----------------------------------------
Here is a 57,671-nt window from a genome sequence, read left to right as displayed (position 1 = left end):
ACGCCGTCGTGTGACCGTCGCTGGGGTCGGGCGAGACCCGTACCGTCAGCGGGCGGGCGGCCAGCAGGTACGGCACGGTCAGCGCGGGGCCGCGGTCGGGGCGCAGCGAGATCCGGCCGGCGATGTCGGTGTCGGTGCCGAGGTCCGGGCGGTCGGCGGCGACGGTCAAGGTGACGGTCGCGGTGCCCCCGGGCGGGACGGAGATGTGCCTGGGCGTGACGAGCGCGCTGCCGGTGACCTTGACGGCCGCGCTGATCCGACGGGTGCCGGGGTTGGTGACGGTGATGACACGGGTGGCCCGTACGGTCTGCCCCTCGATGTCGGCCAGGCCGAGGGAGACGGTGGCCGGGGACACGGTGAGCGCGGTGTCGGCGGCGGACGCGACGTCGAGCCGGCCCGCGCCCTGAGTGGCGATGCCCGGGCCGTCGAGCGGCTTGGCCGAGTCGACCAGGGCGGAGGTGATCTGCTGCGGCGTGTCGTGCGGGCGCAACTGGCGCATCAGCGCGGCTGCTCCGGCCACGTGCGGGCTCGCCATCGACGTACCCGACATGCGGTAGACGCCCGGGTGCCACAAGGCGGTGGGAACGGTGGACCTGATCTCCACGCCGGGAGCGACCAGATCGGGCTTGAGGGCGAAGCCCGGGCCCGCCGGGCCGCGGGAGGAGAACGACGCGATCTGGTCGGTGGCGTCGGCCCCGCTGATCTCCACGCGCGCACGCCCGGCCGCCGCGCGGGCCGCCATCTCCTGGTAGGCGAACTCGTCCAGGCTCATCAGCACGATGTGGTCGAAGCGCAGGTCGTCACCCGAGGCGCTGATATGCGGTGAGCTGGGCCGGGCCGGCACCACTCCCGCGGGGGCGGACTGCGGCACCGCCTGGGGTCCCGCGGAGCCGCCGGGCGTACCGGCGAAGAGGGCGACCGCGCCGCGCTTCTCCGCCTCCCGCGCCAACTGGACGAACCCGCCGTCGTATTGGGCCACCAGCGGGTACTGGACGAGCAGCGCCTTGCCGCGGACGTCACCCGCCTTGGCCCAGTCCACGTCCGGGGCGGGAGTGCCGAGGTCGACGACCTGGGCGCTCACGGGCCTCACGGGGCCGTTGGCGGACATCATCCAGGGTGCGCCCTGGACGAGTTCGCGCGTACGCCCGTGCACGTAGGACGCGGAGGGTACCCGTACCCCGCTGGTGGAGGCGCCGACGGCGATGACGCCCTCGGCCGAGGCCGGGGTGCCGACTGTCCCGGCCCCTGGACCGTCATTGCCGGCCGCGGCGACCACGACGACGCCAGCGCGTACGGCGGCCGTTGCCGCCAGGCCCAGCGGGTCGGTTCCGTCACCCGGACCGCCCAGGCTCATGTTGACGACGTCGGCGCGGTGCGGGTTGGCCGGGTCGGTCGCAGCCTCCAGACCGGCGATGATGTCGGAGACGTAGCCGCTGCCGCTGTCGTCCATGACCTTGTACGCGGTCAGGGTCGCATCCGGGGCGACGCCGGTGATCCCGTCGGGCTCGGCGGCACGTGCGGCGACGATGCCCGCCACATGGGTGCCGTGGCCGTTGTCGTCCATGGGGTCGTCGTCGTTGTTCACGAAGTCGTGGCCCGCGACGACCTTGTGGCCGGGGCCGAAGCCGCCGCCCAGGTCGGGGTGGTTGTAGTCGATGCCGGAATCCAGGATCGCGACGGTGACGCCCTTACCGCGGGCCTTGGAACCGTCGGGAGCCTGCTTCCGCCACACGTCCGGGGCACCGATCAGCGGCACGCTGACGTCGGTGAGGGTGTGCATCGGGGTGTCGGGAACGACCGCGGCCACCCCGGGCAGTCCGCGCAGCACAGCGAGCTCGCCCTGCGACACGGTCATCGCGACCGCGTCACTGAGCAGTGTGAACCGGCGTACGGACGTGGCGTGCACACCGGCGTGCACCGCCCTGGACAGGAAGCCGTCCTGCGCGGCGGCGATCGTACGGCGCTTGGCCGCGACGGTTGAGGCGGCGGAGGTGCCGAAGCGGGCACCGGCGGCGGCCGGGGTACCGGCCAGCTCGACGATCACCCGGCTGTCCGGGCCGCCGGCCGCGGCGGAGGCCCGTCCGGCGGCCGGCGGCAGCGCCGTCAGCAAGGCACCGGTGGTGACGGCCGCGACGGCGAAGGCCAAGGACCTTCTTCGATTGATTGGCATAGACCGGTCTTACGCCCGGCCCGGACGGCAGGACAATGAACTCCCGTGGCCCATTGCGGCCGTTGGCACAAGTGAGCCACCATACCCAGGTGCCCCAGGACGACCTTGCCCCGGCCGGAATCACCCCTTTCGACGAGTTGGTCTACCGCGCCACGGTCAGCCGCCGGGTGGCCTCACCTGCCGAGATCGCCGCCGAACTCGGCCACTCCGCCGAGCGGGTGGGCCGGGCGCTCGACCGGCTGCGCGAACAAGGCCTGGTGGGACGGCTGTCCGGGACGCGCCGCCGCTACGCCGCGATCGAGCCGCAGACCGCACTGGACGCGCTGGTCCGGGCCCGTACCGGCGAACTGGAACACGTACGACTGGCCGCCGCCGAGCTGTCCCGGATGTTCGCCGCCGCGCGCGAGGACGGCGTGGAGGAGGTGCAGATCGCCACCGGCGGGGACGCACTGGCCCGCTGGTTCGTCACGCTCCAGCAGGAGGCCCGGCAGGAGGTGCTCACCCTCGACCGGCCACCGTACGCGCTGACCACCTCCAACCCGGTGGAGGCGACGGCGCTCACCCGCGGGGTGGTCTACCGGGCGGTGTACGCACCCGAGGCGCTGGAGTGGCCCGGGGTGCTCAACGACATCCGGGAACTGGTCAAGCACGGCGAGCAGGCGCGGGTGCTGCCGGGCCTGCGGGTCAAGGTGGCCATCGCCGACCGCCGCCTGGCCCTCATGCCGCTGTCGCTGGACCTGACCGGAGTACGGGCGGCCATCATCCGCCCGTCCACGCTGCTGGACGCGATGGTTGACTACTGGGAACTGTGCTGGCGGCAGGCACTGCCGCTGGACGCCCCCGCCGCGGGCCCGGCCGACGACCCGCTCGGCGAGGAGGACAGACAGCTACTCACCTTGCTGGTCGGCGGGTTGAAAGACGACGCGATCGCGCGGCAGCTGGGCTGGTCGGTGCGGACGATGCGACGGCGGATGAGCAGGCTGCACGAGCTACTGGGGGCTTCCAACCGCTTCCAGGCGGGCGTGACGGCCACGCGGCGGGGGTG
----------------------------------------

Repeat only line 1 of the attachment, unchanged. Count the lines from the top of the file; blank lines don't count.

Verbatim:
Here is a 57,671-nt window from a genome sequence, read left to right as displayed (position 1 = left end):